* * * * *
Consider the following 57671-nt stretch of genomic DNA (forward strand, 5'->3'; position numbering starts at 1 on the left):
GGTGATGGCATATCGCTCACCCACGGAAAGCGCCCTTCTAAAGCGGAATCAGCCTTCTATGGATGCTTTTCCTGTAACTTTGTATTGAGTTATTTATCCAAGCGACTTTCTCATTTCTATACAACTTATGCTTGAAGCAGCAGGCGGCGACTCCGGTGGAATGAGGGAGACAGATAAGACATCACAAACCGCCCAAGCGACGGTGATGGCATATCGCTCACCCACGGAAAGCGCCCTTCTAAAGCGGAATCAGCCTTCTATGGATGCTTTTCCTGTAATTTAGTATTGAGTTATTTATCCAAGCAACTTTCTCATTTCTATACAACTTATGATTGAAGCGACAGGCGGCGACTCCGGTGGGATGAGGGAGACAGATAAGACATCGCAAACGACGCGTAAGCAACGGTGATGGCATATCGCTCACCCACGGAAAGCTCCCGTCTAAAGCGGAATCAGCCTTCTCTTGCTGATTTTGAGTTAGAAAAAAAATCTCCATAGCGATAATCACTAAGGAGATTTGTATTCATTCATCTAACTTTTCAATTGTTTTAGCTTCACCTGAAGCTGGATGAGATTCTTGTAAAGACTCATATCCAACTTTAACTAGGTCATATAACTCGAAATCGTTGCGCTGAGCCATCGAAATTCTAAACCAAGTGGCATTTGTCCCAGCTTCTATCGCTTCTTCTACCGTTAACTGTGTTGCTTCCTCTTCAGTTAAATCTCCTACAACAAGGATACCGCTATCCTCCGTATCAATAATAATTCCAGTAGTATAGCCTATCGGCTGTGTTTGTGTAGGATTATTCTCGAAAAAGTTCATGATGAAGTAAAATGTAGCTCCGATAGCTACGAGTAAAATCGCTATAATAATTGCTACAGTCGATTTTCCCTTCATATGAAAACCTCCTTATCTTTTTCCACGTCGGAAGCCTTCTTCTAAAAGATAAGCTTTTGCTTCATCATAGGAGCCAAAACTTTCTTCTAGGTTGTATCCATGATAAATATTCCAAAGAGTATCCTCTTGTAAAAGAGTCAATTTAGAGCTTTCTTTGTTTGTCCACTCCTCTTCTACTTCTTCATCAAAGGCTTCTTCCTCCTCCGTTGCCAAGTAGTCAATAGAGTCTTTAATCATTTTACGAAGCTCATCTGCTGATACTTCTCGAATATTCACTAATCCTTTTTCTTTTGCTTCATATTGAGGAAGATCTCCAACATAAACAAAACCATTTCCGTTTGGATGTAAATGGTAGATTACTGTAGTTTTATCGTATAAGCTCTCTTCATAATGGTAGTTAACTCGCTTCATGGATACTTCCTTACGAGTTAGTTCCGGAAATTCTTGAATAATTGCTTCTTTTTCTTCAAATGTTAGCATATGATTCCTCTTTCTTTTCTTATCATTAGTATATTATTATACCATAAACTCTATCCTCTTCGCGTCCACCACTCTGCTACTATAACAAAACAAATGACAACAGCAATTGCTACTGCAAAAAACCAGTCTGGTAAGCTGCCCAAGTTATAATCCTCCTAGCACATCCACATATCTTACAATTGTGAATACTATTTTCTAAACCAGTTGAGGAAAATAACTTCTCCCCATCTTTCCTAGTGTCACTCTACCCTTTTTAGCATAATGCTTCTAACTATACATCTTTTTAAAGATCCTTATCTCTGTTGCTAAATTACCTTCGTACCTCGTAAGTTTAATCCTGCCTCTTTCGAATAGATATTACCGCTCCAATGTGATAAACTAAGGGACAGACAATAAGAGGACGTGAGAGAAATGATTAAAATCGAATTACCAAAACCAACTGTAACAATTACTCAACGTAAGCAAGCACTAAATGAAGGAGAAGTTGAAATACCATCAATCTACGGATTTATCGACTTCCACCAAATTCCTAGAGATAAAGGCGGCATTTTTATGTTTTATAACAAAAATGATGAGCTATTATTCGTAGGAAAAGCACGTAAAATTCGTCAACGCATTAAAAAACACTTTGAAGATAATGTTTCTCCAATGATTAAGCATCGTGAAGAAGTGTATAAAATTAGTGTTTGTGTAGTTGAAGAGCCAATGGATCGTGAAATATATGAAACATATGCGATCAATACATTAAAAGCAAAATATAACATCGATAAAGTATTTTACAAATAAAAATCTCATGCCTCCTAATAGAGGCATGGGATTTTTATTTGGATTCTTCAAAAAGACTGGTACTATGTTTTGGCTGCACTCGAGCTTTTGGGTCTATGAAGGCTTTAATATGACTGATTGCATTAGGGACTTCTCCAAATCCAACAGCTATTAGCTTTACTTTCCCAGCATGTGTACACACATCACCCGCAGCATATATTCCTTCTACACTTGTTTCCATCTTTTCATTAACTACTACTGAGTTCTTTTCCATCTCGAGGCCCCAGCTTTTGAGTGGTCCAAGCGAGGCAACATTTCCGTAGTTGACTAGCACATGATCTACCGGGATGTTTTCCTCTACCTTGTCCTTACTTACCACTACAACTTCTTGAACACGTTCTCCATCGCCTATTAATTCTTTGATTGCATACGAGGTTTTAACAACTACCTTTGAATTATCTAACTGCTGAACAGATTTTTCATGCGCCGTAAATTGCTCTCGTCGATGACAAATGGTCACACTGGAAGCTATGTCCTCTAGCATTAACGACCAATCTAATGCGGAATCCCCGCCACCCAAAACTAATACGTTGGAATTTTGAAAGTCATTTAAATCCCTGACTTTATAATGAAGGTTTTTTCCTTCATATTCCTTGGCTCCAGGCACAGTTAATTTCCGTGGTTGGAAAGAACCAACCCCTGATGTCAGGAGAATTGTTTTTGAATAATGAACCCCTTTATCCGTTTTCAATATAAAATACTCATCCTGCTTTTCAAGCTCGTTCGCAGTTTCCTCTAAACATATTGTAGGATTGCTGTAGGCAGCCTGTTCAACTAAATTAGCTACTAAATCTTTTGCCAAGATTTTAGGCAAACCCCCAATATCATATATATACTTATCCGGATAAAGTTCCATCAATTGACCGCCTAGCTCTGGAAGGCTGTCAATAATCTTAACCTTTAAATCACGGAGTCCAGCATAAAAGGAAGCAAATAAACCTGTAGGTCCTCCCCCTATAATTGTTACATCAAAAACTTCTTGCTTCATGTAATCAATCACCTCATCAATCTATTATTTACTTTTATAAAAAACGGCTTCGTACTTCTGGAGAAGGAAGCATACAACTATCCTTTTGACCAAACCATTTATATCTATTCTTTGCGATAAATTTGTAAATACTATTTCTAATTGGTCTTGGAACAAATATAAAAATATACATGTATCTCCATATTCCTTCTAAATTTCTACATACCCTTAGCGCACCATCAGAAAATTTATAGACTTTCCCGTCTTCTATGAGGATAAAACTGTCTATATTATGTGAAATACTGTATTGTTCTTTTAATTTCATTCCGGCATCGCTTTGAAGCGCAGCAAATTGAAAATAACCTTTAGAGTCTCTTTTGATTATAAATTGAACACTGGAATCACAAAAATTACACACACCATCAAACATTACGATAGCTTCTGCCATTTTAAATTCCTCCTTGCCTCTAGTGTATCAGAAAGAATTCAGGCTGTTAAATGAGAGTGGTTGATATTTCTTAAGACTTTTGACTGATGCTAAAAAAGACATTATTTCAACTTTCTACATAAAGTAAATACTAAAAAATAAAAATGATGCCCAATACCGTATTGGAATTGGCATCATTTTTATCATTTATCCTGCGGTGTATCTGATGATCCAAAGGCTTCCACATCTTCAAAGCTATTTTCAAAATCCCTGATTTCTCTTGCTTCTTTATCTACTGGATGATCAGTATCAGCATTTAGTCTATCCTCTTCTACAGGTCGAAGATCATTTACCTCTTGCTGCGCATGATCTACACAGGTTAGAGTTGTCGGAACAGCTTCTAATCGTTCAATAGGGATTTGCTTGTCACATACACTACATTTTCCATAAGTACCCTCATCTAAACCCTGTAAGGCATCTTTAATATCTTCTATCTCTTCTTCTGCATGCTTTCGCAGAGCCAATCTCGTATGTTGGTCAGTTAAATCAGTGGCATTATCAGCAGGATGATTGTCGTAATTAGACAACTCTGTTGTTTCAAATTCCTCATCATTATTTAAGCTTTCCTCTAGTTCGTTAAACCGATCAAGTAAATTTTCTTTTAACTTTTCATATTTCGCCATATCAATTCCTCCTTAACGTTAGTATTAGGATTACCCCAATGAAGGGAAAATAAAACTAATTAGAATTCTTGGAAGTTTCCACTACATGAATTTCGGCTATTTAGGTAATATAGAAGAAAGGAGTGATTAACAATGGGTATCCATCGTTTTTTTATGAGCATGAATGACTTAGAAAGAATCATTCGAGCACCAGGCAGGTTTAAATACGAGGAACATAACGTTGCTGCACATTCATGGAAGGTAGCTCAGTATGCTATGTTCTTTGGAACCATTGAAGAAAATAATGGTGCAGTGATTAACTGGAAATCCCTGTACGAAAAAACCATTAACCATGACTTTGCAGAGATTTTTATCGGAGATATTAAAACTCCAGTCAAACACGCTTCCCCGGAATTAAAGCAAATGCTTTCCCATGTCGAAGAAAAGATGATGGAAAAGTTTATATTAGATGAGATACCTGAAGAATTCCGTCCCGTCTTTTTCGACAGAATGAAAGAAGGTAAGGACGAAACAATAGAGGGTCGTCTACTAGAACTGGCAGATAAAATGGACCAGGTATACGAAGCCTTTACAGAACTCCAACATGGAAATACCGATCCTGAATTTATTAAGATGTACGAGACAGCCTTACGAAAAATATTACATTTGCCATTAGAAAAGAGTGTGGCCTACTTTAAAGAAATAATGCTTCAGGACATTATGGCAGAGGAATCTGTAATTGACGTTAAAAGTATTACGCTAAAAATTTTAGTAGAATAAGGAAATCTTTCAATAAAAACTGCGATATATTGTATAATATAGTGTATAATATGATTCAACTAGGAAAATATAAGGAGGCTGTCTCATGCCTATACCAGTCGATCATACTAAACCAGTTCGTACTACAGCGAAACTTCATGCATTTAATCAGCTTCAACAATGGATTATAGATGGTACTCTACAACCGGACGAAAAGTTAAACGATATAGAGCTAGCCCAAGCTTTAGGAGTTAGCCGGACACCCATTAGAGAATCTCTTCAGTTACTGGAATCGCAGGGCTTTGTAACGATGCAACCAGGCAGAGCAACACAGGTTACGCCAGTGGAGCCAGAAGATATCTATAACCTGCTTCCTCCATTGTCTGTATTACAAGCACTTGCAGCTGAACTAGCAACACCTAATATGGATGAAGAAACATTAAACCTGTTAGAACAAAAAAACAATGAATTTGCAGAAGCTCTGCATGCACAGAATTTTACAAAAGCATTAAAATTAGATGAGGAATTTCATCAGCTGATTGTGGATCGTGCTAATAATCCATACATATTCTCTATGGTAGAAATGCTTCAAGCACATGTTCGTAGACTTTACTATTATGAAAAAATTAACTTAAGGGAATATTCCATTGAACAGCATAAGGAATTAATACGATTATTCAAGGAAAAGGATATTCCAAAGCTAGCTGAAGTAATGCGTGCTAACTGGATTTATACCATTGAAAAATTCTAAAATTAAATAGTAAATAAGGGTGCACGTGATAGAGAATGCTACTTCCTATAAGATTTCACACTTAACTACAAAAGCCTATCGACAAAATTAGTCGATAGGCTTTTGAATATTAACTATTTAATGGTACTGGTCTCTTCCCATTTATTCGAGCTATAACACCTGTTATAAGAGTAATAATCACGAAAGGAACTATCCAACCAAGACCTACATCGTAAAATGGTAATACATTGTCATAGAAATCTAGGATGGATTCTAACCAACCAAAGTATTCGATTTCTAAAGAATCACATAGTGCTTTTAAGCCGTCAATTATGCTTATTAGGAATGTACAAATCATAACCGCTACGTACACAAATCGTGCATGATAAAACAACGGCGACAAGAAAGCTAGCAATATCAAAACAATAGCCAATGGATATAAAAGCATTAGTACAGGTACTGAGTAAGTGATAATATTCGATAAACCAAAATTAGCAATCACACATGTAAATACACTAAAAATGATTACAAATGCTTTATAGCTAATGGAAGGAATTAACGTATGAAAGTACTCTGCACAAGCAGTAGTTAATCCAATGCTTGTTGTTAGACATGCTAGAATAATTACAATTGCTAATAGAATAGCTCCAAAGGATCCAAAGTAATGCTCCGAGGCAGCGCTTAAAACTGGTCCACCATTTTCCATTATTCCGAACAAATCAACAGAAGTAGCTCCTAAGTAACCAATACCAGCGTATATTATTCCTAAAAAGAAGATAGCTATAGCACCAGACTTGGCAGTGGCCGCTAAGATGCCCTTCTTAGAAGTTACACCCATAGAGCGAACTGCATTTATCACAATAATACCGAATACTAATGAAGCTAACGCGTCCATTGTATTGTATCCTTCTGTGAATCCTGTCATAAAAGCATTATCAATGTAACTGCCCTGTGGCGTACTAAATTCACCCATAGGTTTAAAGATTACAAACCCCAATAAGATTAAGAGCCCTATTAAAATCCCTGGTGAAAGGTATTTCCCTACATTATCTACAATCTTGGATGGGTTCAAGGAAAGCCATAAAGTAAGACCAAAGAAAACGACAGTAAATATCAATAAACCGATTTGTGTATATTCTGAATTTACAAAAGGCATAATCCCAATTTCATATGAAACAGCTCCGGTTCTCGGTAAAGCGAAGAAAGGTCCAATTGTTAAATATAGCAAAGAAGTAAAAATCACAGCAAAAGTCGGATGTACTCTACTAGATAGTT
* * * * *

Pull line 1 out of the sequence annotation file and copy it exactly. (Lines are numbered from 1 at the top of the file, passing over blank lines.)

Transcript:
Consider the following 57671-nt stretch of genomic DNA (forward strand, 5'->3'; position numbering starts at 1 on the left):